I remember during the process of adoption thinking and praying about how our journey to Judah might encourage families to adopt.  There's a sinking feeling in my stomach when I realize that no one has.  I'm not naive enough to think that ALL of my friends and family would adopt.  However, I did think a small hand full would.  Lonely.  It's such a simple word.  But not one I ever thought to use to explain how I've felt.  As I consider that feeling, I have these quiet conversations with God where I ask Him what I've done wrong.  Have I not given Him the glory?  Have I not been a good example of adoption to those around me?  Am I not purposeful enough in my conversations with others about adoption?  What is His plan?

Some years ago, I was given a passion for orphans.  Not all of those in my day-to-day life have that same passion.  I thank God for the passionate heart I have for serving those in need.  I love sharing about it.  I love getting others involved too.  I would love to share my  heart with you and bring you along on a challenging and rewarding journey to serve those in need in simple ways like raising funds to buy livestock for widows in Ethiopia, raising funds to help repair a disheveled home, help send a widow to nursing school, or sewing school, or even sponsor a child.  Would you join me on this journey????

Friday, September 6, 2013

Bearing Fruit

Back in July, I received this message from the FOVC Ethiopia Director

Hello Tamara, We are distributing cows and sheep to the beneficiary widows tomorrow. Thanks for the great effort you and Ryan have done for the widows and their family in Shanto and its area. You will have more details through the CHC I think after tomorrow. Tomorrow is a great celebration for our children, widows and community as it is the end of the school day besides to the distribution of the animals. Thanks again!!!

The day after the distribution of livestock, I received this official report from Children's Hope Chest:

Shanto distribution was completed on Saturday July 6, 2013. There was a great ceremony in the presence of  local Government officials, Woreda and Zonal, heads of Bureau of Education, Finance and Economic Development, Children and Women’s Affairs, and the Agricultural Bureau.

Thirty-five cows and 35 sheep were distributed to 35 widows in the community (connected to the CarePoint).  The screening was originally done for 31 widows out of the total 35 according to the proposed plan. However, the type of cow to be distributed was changed to local cows within the region. The purchasing price for each cow and sheep was lower compared to the original budget. Therefore the IGA committee at Shanto increased the number of participants to 35, this was according to their objective to include all of the widows connected to the care point in the IGA program. With this conclusion participants received one cow and one sheep.

During the handover ceremony all participants were given support, and made known of planned follow up and support in every direction for their future. The widows were praising God, blessing and giving thanks to the donor community, singing with shed tears. The attached pictures show the sample for the distribution of both cows and sheep. The animals were given by Government representatives. During the ceremony and distribution, an introduction about how the selection was done, the back ground of the widows and their families, and the objective of the IGA program was relayed to the audience.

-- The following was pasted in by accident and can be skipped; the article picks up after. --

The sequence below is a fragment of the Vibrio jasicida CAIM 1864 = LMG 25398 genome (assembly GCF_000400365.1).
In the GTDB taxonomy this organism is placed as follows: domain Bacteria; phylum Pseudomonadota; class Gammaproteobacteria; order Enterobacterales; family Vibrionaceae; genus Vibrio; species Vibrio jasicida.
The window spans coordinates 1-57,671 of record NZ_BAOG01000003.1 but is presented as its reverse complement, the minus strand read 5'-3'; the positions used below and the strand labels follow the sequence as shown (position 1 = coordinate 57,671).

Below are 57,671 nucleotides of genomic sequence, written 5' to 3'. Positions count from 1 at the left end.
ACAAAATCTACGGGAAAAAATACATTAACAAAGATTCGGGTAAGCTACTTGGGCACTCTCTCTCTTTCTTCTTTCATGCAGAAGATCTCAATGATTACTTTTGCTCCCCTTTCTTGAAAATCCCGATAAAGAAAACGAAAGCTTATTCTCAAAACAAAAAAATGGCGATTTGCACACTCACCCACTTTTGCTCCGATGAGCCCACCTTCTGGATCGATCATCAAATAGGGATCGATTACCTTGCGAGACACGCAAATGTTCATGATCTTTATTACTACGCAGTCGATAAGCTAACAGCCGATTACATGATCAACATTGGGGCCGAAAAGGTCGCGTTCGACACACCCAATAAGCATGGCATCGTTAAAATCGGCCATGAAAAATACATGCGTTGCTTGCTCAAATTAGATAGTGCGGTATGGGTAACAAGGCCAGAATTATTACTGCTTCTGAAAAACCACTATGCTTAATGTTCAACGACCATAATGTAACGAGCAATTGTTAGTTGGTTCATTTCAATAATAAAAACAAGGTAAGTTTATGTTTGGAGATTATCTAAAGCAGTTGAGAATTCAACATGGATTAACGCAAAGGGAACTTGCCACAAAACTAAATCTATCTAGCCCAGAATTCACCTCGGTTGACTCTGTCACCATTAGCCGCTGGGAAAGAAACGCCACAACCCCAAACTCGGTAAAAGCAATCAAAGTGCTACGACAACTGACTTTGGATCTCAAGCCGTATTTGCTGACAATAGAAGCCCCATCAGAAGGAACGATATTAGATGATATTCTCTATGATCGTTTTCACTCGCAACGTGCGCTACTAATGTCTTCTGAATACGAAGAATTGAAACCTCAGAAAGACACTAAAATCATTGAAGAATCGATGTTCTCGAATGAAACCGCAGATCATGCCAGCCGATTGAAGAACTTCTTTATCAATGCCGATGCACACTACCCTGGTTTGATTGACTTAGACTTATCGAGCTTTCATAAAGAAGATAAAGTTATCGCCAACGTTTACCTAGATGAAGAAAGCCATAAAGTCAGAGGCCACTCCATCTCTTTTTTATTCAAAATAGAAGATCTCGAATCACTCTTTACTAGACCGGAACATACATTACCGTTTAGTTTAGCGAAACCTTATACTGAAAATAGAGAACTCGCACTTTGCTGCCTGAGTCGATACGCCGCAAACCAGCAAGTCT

Oh, thank you Lord for YOUR timing and for allowing us to see this project to fruition.

Thank you dear friends for helping to make this program a reality.  This is changing people's lives!  Thank you for your grace, patience, and understanding during this lengthy process as we transitioned to Children's Hope Chest.  

Tuesday, April 23, 2013

Ryan's 1st 24 hours...

Ryan wrote this about his first day experience on our way to the South after landing in Ethiopia.

Have you ever had a bad couple of days? Well let me tell you a little about my driver on this trip to Shanto. First, in his defense, the vehicle he has to drive is far from stellar. It does tend to sway around a lot and he has a lot of trouble getting it into 4th gear. That said whenever he turns to pass a car it is as though he is trying to do the slalom course.

Yesterday he had a tough time getting the vehicle to go. We stalled numerous times and several of them were because he forgot to take the parking break off when we were starting to go after lunch. This caused us to fall so far behind the lead vehicle that we lost them and took an unscheduled tour of a before unseen portion of town, nearly hitting a commercial stall when we went to turn around and also nearly getting the four wheel drive vehicle stuck at the same time. We also had the misfortune of backing into a light pole and curb when we stopped to stretch our legs.

That brings me to today. Once again we had fallen behind the lead vehicle when we got to one of the numerous round-a-bouts here in Ethiopia. We took it so fast I was thrown over into Rob, the tires squealed and Rob and I were sure we were going to tip over or at the very least lose some of the luggage strapped to the top. I guess if you are going to get in a car wreck you may as well do it with a MD by your side (more on that later).

In Ethiopia it is not against the law to have your unsupervised animals wondering around the road. It is, however; illegal to hit them with a vehicle and kill them. While I do not know for certain we did come really close to a goat at one point, I heard a loud thud, as one would expect to hear if a goat head had contacted the side of the car, people yelled at us and we quickly sped out of town. When the lead car pulled over just outside of town we simply continued at a high rate of speed until we were several Kilometers down the road.